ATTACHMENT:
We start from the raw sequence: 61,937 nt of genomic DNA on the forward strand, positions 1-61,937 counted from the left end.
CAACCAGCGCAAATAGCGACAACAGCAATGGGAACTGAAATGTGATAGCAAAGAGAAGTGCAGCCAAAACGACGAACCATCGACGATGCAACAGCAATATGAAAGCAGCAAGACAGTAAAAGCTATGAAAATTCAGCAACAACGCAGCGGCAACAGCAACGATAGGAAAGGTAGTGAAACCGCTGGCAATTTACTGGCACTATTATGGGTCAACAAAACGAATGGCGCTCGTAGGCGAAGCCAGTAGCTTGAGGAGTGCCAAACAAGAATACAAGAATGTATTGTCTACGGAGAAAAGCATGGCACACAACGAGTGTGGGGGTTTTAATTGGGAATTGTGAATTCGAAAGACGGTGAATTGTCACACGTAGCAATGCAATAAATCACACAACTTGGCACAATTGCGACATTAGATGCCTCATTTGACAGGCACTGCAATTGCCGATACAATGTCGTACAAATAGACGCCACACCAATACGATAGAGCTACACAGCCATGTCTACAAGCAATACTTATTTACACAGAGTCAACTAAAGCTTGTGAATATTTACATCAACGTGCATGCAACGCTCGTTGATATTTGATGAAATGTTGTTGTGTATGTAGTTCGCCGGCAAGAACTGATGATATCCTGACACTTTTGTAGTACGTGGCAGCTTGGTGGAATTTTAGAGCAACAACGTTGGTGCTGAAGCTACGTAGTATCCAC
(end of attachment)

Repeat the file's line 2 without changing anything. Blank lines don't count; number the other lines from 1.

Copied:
CAACCAGCGCAAATAGCGACAACAGCAATGGGAACTGAAATGTGATAGCAAAGAGAAGTGCAGCCAAAACGACGAACCATCGACGATGCAACAGCAATATGAAAGCAGCAAGACAGTAAAAGCTATGAAAATTCAGCAACAACGCAGCGGCAACAGCAACGATAGGAAAGGTAGTGAAACCGCTGGCAATTTACTGGCACTATTATGGGTCAACAAAACGAATGGCGCTCGTAGGCGAAGCCAGTAGCTTGAGGAGTGCCAAACAAGAATACAAGAATGTATTGTCTACGGAGAAAAGCATGGCACACAACGAGTGTGGGGGTTTTAATTGGGAATTGTGAATTCGAAAGACGGTGAATTGTCACACGTAGCAATGCAATAAATCACACAACTTGGCACAATTGCGACATTAGATGCCTCATTTGACAGGCACTGCAATTGCCGATACAATGTCGTACAAATAGACGCCACACCAATACGATAGAGCTACACAGCCATGTCTACAAGCAATACTTATTTACACAGAGTCAACTAAAGCTTGTGAATATTTACATCAACGTGCATGCAACGCTCGTTGATATTTGATGAAATGTTGTTGTGTATGTAGTTCGCCGGCAAGAACTGATGATATCCTGACACTTTTGTAGTACGTGGCAGCTTGGTGGAATTTTAGAGCAACAACGTTGGTGCTGAAGCTACGTAGTATCCAC